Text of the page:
In November, when many people predicted Ireland would be “back in lockdown” in January, I wondered what qualities Lockdown 3.0 would have. Lockdowns have instigated huge societal revelations, and each stage has had a broad quality or theme to it. So far, there has been an awful lot of interrogation about the economy and late-stage capitalism, along with what work is essential and what less so, a lot of discussion about culture as a crucial component of existence, and also personal revelations about the directions of our lives, what and who is important to us, and what really matters.
We knew what the future held at the time in terms of boomeranging back into lockdown, but the Irish Government, and many people, dove into the festive season, and public health guidance fell apart as the restrictions were lifted. This happens when the easing of restrictions eats into adherence to basic guidelines around distancing, travel, indoor activity and human touch. I began to think that if initial lockdowns offered personal, cultural, and economic revelations, then a third one could offer political ones.
A friend likened Lockdown 1.0 to being in rehab: that we were being made sit with our feelings and thoughts, that none of our go-to quick-fix “nice things” or release valves and distractions were available to us, that we were kept apart from others, and what we were left with was ourselves. In that moment, many people reflected on their lives, their relationships, and the robustness of their real-life social networks when the workplace, weekend socialising and other activities were taken away.
Reflections on labour and economic systems permeated both lockdowns. The State stepped in so that people who were losing their jobs en masse would not become destitute, would not be evicted (although that still happened to some), as well as assisting employers, although plenty of businesses have sadly gone to the wall. The importance of art and culture was highlighted in both lockdowns. The live events sector, artists and cultural institutions and organisations succeeded in rightly claiming their space in social discourse. Art came to the fore as a healing force, and initiatives such as the Other Voices series, Courage, offered a salve. We began to appreciate the importance of audience. It’s not enough to simply consume a piece of art, because it’s the experience of doing so as a collective where a lot of the magic lies.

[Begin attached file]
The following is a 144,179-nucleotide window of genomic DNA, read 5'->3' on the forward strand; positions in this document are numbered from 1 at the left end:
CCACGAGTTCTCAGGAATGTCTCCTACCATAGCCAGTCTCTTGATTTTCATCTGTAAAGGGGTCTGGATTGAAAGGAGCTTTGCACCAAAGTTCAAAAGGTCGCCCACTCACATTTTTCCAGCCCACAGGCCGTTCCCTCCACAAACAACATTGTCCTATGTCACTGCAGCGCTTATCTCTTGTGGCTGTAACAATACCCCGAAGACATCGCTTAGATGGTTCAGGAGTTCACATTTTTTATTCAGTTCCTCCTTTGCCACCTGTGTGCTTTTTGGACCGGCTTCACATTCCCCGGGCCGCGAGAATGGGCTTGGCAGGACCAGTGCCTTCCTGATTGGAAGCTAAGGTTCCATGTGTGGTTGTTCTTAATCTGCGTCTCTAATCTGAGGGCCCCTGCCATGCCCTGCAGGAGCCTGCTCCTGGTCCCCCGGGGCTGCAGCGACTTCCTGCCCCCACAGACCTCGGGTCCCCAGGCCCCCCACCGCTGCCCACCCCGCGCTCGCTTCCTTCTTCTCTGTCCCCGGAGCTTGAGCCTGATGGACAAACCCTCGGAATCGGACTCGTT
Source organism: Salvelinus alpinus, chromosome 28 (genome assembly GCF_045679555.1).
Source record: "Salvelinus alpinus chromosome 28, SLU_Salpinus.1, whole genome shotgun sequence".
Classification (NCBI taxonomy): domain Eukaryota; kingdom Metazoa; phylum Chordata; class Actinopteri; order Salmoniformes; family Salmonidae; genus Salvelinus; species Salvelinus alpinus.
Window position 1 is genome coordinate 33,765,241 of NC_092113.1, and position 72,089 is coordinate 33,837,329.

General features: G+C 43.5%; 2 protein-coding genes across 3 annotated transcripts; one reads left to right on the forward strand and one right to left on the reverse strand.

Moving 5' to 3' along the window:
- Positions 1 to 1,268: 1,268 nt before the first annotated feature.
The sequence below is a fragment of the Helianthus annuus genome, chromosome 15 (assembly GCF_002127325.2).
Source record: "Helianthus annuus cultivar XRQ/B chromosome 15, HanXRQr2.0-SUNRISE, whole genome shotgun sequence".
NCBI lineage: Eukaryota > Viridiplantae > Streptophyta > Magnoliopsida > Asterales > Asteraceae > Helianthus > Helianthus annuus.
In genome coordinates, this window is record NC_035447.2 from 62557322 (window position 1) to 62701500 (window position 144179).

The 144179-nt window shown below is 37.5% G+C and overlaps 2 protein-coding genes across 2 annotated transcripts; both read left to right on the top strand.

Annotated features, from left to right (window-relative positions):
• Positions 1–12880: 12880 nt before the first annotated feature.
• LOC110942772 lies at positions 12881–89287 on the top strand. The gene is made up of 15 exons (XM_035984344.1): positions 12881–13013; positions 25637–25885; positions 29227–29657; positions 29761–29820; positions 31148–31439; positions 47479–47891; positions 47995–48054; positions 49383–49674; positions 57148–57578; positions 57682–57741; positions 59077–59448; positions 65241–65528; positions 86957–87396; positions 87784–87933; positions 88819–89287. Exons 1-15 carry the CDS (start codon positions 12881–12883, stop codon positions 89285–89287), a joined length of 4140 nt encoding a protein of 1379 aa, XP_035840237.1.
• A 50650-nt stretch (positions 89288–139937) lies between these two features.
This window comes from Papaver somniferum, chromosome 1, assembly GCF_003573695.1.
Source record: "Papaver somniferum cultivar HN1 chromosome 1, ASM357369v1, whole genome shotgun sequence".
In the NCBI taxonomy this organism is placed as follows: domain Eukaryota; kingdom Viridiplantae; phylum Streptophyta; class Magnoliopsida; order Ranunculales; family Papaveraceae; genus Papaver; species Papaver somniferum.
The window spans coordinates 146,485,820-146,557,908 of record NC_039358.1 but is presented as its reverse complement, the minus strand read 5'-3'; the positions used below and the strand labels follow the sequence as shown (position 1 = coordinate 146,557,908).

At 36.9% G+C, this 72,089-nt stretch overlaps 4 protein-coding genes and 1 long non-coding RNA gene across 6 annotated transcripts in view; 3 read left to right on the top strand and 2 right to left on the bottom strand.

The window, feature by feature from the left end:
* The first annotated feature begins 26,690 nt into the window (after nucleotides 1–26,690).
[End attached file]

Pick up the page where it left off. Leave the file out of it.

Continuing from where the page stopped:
If we have begun to process the personal, the economic and the cultural, then the next step is processing the political. In Ireland, the political aspect of Lockdown 3.0 was almost immediate. Many people were furious at the Government’s shoddy leadership and their botched Garryowen. This is a continuation of a growing irritation with the haplessness of the administration, with more eyes on them than ever (from the public’s point of view) because it’s not like there’s anything else to do. This interrogation of power structures within lockdowns has bolstered everything from the legitimate anti-racist movements globally, to the misguided anti-lockdown protests and the conspiracy and disinformation underpinning them.
One wonders how FG and FF will be able to find a place in a country that is increasingly prepared to confront the past
The publication of the Mother and Baby Homes report, and the discourse around it, combines so much of what we have been reflecting on. I think many people have met the report with a mature reflection on the society they grew up in, and how this theocratic culture impacted them and their families.
It’s telling that people aren’t swallowing the Government’s lines, that it’s felt apologies aren’t conclusions, that the report is being interrogated for its shortcomings, and that survivors are the ones being listened to. This is a new Ireland confronting an old Ireland and searching for ways to explain, expose, heal and deal with the past, much of which is not ancient history. Just as our past selves, our past habits and past behaviours were pulled to the fore by the pandemic, so too has a past Ireland. Who were we then, why, and how can we chart a new course?
Confronting the past
This is a question that permeates our lockdown sense of self, and now our national sense of self. One wonders how the political forces who governed throughout the 20th century – Fine Gael and Fianna Fáil – will be able to find a place in a country that is increasingly prepared to confront the past and demand justice and consequences.
This issue of political power will continue to be exposed, and the actors who benefit from it and exert it, will come under increasing pressure as a political awakening follows the cultural, economic and personal ones. That’s not to say that things will change dramatically and instantly, but perhaps the political establishment may ultimately bemoan the consequences of a population being left with their own thoughts. A prolonged period of reflection can lead to new ideas, new ways of being and, devastatingly for those who rely on maintaining power in an “ever thus” mode, a desire for radical change.